The interpretation is beautiful in its movement from obsession to understanding into grief. Woolsey, upright, self-critical, belatedly unlocks forbidden feelings for his amanuensis. He has come to rely on Myra’s punctilious punctuation nor can the words come without the sound of her typewriting on only her instrument. She has been “tamed” of her jiggling, she reveals, attending over the years to his relaxed attentiveness to inspiration.

Theirs is a marriage of true minds. Since he is married, there are strictures. Once they dance, once he unburdens his heart then freezes. “We kissed and kissed,” Myra tells the interviewer. Then: clarifies “We would have kissed.” This is a true romantic.

Patricia Hodges as the overlooked Mrs. Woolsey appears and sounds imperious, vain, touchingly ignored, in short, ideal for the part but opening night her swift delivery and zig-zag movements were distracting and caricatured. She may need time to relax in the role. Mrs. Woolsey is given some of the play’s sharpest insights.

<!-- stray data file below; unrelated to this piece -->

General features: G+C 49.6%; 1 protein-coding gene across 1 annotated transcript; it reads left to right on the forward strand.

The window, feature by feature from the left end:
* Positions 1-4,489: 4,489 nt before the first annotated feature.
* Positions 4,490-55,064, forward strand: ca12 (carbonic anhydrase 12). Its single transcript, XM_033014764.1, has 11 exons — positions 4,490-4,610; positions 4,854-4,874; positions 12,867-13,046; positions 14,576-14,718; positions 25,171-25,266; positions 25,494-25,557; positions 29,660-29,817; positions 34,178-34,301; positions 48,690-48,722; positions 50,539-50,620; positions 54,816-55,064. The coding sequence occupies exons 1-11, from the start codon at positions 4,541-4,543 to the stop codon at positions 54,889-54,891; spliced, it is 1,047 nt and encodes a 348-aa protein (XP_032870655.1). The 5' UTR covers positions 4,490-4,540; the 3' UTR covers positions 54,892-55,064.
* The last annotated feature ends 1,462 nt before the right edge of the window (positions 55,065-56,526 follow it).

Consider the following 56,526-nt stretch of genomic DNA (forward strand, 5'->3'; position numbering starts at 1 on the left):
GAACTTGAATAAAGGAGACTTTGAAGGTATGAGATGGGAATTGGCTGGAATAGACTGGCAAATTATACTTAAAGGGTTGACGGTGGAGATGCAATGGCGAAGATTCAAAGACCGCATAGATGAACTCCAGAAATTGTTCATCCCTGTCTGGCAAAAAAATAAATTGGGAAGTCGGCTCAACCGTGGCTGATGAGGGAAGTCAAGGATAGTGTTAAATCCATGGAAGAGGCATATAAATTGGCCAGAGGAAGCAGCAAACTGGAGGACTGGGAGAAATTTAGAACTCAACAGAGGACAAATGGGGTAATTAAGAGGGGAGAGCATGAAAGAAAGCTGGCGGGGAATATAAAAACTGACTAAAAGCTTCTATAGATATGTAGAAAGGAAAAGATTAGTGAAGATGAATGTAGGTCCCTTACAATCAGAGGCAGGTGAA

And if the words aren’t his? Myra alone with Mrs. Woolsey, struggles with this question.
“Well, then it’s just you alone in a room,” Mrs. Woolsey says. That’s called being a writer.
Ghost-Writer at the Arden through Nov. 7.

Written by Lesley Valdes

September 23, 2010 at 8:03 pm

Beckett’s First Love: Bravo Live Arts

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Live Arts….
First Love by Samuel Beckett
Gare St. Lazare Players Ireland
Suzanne Roberts Theatre
Sept. 3-5, 2010

Conor Lovett, of The Gare (pronounce: Gair) St. Lazare Players, Ireland, gave a brilliantly devastating depiction of Samuel Beckett’s rarely seen First Love opening weekend of the Philadelphia Live Arts Festival. The work, from 1946, (but not published in 1971*) is so bleakly comic, the audience howled aloud. Artistic director Judy Hegearty-Lovett directed. In First Love, Lovett, portrays a man who hangs out in cemeteries and associates his marriage with the death of his father. Lovett, shaved head, poker face and short jacket immediately triggers a misunderstood, lost soul – ah, a Beckett man.